Skip to main content

Washington Sports: A Tale of Two Teams

Our nation’s capital plays host to many teams; exclusively the Washington Capitals and the Washington Wizards.

Image placeholder title

The Capitals finished the regular season with a record 50-24-8. All-star wing Alexander Ovechkin is the centerpiece of this dominant offense and has his team in the middle of a tough playoff series with the New York Rangers. 

The Caps have played on a different level ever since Coach Bruce Boudreau stepped in during the 2007 season. Last year, Boudreau led his team to 25 more wins and 24 more points than the year before, scoring a prestigious Southeast Division title. Although the Caps fell to the Philadelphia Flyers in last year’s playoffs, they’re once again the Southeast Division champs and hope to go deep in the postseason this year.

Everything seems to be going right with the Capitals. The Wizards, well… not so much.

These “woeful warriors” ended this season 19-63. Their biggest problem was injuries, by far. Gilbert Arenas, earning a cool $111 million on his six-year contract, played the tail end of the season after sitting on the bench for most of the year with a knee injury. Brendan Haywood and Caron Butler were also out for extended periods of time with injuries of their own.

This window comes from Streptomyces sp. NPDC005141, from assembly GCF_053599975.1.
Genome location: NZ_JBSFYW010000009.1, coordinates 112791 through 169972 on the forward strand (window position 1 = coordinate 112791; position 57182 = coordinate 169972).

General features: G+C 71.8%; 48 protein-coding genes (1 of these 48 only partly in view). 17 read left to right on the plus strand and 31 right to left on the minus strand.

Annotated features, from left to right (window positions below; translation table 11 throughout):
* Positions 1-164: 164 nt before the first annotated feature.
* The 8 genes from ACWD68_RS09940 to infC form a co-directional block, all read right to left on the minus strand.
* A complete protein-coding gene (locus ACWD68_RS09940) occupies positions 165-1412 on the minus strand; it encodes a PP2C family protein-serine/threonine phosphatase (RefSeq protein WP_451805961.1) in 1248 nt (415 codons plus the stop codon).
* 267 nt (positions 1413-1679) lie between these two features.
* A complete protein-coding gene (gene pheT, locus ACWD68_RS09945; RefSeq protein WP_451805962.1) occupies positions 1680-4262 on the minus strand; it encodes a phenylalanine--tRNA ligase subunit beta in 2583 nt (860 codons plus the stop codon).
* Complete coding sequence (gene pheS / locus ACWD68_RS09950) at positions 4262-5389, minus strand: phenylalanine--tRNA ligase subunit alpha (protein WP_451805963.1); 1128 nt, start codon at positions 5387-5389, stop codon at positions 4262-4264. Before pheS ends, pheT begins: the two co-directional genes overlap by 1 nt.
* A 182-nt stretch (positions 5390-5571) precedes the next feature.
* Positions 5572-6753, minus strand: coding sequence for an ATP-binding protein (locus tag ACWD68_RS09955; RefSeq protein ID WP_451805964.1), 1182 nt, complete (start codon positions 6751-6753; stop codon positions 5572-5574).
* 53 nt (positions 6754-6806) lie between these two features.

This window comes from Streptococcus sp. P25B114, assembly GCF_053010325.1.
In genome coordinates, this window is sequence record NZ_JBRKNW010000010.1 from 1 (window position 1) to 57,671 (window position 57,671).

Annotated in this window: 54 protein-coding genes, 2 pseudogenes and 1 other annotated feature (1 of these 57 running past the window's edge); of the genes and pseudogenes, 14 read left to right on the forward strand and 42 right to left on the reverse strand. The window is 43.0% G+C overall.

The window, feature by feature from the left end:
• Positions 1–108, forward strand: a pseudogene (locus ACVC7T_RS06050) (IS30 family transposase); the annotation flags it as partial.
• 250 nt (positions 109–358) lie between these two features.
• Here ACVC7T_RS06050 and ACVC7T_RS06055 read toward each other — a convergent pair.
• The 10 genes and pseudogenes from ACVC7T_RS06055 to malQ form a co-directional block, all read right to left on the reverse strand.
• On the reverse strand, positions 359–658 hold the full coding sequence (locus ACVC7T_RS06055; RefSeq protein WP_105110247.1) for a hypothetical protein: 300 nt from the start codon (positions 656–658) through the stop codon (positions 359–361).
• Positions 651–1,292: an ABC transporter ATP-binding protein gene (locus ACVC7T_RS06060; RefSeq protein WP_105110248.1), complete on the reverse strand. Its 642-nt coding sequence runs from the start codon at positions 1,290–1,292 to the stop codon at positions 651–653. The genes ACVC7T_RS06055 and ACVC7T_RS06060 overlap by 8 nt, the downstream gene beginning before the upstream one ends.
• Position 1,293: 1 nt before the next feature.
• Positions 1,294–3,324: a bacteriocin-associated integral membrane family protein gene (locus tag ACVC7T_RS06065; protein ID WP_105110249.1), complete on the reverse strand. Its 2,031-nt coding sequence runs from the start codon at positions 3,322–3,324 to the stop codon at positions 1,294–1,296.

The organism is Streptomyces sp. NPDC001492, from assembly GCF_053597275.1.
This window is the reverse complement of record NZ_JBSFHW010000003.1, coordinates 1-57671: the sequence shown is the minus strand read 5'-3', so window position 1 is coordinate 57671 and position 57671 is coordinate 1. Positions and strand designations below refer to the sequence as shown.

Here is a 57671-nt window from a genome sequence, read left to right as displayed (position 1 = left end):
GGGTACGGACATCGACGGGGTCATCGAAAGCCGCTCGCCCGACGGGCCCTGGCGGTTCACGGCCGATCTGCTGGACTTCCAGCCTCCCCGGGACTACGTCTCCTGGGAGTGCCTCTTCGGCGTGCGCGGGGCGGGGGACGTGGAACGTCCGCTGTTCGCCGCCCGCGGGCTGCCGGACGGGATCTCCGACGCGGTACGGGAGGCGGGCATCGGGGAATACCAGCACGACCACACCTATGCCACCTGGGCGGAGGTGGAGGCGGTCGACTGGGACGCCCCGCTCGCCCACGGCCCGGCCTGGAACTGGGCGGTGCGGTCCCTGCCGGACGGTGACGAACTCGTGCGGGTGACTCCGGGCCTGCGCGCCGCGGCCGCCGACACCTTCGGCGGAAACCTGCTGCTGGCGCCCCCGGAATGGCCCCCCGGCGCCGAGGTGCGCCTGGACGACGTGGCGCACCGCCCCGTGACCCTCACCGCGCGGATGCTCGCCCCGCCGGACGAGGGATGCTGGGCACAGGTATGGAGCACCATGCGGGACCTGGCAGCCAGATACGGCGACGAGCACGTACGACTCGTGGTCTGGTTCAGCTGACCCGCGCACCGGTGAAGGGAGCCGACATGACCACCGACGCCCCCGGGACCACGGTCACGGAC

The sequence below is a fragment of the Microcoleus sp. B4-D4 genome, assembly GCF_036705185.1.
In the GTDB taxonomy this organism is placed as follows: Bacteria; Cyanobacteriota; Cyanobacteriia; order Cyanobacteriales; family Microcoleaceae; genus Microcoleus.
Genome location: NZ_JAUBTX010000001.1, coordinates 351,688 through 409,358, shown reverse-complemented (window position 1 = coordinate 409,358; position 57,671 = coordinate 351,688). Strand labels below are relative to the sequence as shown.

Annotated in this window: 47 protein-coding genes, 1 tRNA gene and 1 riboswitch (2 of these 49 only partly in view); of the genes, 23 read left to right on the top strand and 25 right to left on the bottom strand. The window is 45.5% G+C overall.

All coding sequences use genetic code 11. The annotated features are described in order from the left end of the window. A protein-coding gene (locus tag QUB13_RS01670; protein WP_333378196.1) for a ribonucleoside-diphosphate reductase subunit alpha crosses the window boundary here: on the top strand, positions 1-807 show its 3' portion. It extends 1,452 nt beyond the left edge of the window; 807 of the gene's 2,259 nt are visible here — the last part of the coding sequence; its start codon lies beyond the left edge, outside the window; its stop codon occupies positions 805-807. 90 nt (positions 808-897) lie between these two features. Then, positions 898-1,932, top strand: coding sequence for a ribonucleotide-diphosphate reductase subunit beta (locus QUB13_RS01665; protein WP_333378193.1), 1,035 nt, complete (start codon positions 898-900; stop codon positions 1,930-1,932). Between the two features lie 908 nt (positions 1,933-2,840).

Along with injuries, the Wizards underwent a coaching change, firing fan-favorite Eddie Jordan just 11 games into this season despite four trips to the playoffs in five full seasons as head coach. The Wizards hope to turn the team around with Flip Saunders, former coach of the Timberwolves and Pistons. Saunders has a career winning percentage of .595.

If the Wizards want to see success in the near future, they will have to steal the show at the NBA Draft. They’d do well to land a big-name guard like Davidson’s Stephen Curry or Spain’s Ricky Rubio, an explosive forward like Oklahoma’s Blake Griffin, or a powerful center like Connecticut’s Hasheem Thabeet.

So in Washington we celebrate and mourn at the same time. We’re used to it. But hope springs eternal, and as spring “springs,” our hopes and dreams turn to the Washington Nationals.

Washington baseball has been so historically bad that there was a musical written about them: “Damn Yankees.” While George Washington was revered as "First in war, first in peace, and first in the hearts of his countrymen," the Senators (which pre-dated the Nationals in D.C.) were commonly referred to as "First in war, first in peace, and last in the American League." One of the songs from the musical is “You Gotta Have Heart”. So true.

There’s nothing better than sitting in our beautiful new stadium on a sunny summer afternoon with a hot dog and a soda while watching the national past time… hoping against hope.

But hey, we’re tough here in the Nation’s Capital. We’ve got a lot of heart.